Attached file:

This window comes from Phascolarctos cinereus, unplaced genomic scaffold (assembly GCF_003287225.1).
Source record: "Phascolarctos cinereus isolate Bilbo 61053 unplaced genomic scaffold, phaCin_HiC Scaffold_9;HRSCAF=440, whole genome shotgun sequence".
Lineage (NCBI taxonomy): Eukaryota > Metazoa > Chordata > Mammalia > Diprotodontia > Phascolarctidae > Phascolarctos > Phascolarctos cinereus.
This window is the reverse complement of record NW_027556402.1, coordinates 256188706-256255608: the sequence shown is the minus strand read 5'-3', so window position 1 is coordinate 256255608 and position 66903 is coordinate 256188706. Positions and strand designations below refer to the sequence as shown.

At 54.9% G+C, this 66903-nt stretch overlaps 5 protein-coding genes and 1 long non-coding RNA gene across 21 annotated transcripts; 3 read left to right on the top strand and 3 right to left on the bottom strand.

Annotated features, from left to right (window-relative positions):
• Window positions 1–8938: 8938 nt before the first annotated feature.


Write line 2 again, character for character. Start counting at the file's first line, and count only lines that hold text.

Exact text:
Source record: "Phascolarctos cinereus isolate Bilbo 61053 unplaced genomic scaffold, phaCin_HiC Scaffold_9;HRSCAF=440, whole genome shotgun sequence".